19th February 2017
Since the Saudi led coalition began its bombing of Yemen in March 2015, the UK has licensed about £3.3bn of weapons to the Arab dictatorship. Support for the Saudis is part of a bigger picture of UK arms fuelling conflict in the Middle East. In the years leading up to the so called Arab Spring of 2011 the UK sold countries in the region £41.3m of small arms, £7m of ammunition and £34.3m of armoured vehicles. According to the Campaign Against the Arms Trade (CAAT) those figures have since risen to an annual average of £58.9m, £14m and £58.9m respectively. The people of the region may have been demanding democracy, the arms dealers of the West were simply looking to cash in.
The relationship with the Saudi despots is a particularly lucrative one for the UK, with 2015 seeing 83% of all UK arms exports, almost £900m, going to the dictatorship. By way of return the UK imported over £900m of oil from Saudi Arabia over the same period. For anyone wondering why the British Royal Family are always keen to kowtow to the Saudis princes this offers something by way of explanation.
While the Saudis kept the weapons at home, to been shown off as vanity purchases to feed their egos and warn the internal opposition, they have not received much attention. Using these war toys on the international stage however inevitably brings greater scrutiny and Saudi intervention in areas outside of their borders has been a growing feature of life in the Middle East in recent years. Stirrings of dissent in Bahrain in 2011, with demands for democracy and freedom of speech, quickly saw Saudi troops dispatched to prop up the flagging Bahraini dictatorship and ensure that no such notions took root on the Arabian peninsula.
As a reliable NATO ‘ally’ the Saudis have played their part in undermining the Syrian regime and fermenting the long running civil war in that country. The fact that the Saudis have also been covertly fuelling the al-Qaeda elements opposing the government of President Assad adds further irony to the notion that they are policing the region for the West. For the Saudis an unstable Syria is less of a threat than a stable Syria aligned to their major regional opposition, in the form of the Islamic Republic of Iran.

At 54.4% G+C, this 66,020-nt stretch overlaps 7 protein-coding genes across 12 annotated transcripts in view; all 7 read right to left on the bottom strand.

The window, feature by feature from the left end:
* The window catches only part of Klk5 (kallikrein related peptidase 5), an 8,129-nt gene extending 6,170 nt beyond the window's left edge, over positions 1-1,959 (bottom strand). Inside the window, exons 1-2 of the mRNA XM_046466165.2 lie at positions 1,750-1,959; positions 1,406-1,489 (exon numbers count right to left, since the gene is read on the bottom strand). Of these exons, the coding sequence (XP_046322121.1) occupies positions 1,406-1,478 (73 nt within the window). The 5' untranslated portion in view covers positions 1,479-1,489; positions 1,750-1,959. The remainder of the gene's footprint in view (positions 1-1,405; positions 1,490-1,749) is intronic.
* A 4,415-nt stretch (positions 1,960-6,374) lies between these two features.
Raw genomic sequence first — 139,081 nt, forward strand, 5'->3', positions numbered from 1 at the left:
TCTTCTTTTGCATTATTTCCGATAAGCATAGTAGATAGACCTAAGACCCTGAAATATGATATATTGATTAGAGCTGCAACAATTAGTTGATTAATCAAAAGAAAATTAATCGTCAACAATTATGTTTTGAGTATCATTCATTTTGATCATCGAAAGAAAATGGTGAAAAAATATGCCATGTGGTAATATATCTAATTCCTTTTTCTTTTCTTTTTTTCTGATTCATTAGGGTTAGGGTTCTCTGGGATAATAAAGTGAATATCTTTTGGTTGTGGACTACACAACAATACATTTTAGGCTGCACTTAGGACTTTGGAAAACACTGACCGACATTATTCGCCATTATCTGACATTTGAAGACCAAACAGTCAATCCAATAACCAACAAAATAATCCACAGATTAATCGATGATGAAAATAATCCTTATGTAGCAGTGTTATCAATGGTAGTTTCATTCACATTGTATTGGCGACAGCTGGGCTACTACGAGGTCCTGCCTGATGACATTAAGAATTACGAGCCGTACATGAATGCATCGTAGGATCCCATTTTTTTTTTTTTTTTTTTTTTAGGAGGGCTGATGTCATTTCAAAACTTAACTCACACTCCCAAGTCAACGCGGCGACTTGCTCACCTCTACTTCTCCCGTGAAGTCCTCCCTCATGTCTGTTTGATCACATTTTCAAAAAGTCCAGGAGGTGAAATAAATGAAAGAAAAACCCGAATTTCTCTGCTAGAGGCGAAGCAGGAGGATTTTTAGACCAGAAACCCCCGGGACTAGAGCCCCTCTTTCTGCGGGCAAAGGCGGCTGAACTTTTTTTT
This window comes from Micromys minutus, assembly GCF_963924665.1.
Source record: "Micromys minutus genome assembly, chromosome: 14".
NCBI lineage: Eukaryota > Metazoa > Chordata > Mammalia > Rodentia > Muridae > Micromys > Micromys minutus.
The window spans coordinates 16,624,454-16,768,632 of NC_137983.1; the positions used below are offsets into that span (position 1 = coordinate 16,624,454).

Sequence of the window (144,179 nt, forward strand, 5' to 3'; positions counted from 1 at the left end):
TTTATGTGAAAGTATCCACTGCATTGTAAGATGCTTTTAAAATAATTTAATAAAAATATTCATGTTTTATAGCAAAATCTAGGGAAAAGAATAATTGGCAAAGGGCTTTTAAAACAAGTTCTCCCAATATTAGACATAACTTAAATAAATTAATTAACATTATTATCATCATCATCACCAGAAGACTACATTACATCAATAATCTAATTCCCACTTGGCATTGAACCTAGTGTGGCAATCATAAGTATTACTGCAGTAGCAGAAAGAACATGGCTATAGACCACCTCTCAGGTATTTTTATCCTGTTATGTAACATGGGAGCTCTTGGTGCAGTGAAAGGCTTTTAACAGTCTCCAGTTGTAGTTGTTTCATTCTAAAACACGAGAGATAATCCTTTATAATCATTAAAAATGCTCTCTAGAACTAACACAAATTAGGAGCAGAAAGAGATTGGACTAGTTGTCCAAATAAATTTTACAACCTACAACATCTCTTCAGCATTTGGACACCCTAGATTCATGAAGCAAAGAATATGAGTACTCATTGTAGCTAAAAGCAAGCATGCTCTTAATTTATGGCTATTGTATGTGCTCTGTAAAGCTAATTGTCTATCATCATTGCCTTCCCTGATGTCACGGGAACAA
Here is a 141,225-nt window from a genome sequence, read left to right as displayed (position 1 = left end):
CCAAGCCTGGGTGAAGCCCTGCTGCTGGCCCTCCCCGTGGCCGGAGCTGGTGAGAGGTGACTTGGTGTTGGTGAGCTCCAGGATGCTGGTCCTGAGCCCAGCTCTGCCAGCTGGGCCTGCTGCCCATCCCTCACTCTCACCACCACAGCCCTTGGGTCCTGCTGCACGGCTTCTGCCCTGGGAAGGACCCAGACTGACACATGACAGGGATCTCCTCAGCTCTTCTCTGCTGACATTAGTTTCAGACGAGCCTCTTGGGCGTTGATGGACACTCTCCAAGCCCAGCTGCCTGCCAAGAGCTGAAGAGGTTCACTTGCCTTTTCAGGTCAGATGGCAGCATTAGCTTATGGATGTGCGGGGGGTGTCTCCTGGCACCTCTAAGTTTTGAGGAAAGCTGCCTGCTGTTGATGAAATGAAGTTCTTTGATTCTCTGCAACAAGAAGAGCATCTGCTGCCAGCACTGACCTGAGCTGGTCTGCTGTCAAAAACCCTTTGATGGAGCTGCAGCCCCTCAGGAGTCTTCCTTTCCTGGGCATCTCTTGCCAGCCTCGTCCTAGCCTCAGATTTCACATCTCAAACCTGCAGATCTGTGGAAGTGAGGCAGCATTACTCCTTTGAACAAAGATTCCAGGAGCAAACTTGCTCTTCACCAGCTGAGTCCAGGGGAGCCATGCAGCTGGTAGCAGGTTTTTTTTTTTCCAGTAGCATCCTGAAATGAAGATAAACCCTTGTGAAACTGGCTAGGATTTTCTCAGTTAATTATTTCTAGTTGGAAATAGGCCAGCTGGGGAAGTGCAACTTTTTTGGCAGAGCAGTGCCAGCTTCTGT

CAAT is challenging the UK government’s decision to continue to licence the export of military equipment to Saudi Arabia. The High Court hearing took place in open session from Tuesday, 7th February to lunchtime Wednesday, 8th February. A hearing closed to CAAT, the press and the public, was held during the afternoon of Wednesday, 8th February and all day on Friday, 10th February. CAAT’s interests are represented by Special Advocates.
The legal action is a Judicial Review, a type of court proceeding in which the judges review the lawfulness of a decision or action made by a public body. In this case the judges will be examining the lawfulness of the decisions made by the Secretary of State responsible for export controls.
The two year long civil war in the Yemen has so far claimed 10,000 civilian casualties. The United Nations High Commissioner for Human Rights has stated that,
“almost two-thirds of reported civilian deaths had allegedly been caused by coalition air strikes, which were also responsible for almost two-thirds of damaged or destroyed civilian public buildings.”
Even the International Development and Business, Innovation and Skills Committee of the UK Parliament acknowledged last October that,
“Given the evidence we have heard and the volume of UK-manufactured arms exported to Saudi Arabia, it seems inevitable that any violations of international humanitarian and human rights law by the coalition have involved arms supplied from the UK. This constitutes a breach of our own export licensing criteria.”
The momentum behind the CAAT campaign has been gathering, with a petition and significant lobbying of MPs to ensure the issues of arms sales to Saudi Arabia has high political profile. Owen Jones, writing in The Guardian recently summed up the issues stating,
“While the high court considers the legality of arms sales, the moral case is inarguable. Thousands of Yemeni civilians are being murdered, and our government shares responsibility. Yemen may seem like a far-away country, whose internal situation is too complicated to understand, and don’t we have enough to worry about here? But our silence risks being complicity. Our government is acting in our name. Yemeni civilians are cowering for their lives, partly because of decisions made by No 10. Don’t let them get away with it.”
Judgement on the CAAT challenge is expected in four to six weeks. It will be interesting to hear the High Court justification if it is turned down and even more interesting to hear the response of the government if it is upheld.